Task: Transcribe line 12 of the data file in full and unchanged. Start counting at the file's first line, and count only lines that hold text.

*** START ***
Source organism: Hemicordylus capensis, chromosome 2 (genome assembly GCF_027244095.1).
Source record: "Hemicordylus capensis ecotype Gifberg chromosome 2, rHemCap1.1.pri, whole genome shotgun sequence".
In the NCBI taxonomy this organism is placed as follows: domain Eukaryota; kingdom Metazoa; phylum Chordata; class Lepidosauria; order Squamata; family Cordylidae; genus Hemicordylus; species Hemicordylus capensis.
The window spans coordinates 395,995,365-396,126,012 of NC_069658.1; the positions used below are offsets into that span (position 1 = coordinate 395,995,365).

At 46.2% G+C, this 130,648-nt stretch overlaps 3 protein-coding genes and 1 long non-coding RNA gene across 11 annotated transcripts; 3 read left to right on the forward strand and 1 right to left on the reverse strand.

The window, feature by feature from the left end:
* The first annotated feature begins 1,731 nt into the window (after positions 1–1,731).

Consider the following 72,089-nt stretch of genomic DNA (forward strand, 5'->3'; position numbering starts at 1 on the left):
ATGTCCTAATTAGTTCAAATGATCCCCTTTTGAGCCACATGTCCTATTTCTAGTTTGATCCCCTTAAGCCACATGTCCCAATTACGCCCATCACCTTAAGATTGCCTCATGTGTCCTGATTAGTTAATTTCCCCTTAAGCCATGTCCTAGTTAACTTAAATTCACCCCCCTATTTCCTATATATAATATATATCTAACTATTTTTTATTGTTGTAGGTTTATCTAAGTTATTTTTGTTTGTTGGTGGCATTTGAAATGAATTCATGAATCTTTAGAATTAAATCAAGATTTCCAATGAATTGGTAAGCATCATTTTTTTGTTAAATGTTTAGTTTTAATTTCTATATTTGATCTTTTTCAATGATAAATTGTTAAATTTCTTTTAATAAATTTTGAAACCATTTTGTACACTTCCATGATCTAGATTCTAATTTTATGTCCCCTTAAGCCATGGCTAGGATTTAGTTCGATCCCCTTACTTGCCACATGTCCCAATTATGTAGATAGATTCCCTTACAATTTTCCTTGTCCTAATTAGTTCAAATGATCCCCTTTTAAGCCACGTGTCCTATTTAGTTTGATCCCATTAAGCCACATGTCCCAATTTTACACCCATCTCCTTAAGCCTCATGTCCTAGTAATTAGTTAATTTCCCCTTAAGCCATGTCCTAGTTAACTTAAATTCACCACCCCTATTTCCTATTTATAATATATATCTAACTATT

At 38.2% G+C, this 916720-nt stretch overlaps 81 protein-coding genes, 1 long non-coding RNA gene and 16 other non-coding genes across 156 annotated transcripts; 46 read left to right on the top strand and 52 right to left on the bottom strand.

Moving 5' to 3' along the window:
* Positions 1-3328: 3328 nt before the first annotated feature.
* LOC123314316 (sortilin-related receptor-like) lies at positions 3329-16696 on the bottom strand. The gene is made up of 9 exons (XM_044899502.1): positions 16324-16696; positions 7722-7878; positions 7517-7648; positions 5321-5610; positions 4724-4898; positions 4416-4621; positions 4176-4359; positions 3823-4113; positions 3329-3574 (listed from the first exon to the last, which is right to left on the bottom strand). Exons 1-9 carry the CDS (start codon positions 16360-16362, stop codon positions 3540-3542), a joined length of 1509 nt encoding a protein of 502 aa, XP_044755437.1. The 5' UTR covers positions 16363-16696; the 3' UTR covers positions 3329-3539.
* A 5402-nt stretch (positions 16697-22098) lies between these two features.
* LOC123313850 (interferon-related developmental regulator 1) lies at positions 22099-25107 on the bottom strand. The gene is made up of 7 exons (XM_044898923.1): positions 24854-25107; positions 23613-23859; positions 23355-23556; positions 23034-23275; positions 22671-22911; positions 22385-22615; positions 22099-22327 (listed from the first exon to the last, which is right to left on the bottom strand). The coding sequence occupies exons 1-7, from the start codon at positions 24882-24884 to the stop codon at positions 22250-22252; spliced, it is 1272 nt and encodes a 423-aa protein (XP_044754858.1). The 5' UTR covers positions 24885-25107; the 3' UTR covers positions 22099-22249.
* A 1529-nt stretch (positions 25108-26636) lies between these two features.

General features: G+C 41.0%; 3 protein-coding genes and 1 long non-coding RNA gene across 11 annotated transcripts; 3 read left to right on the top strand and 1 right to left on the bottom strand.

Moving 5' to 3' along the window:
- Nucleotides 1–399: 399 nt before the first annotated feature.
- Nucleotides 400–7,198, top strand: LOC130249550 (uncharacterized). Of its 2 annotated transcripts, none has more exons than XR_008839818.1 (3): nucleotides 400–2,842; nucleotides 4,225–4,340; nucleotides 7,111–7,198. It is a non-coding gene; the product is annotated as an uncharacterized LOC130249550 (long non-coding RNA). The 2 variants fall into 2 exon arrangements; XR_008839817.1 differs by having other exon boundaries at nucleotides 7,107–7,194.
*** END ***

* Positions 1-3328: 3328 nt before the first annotated feature.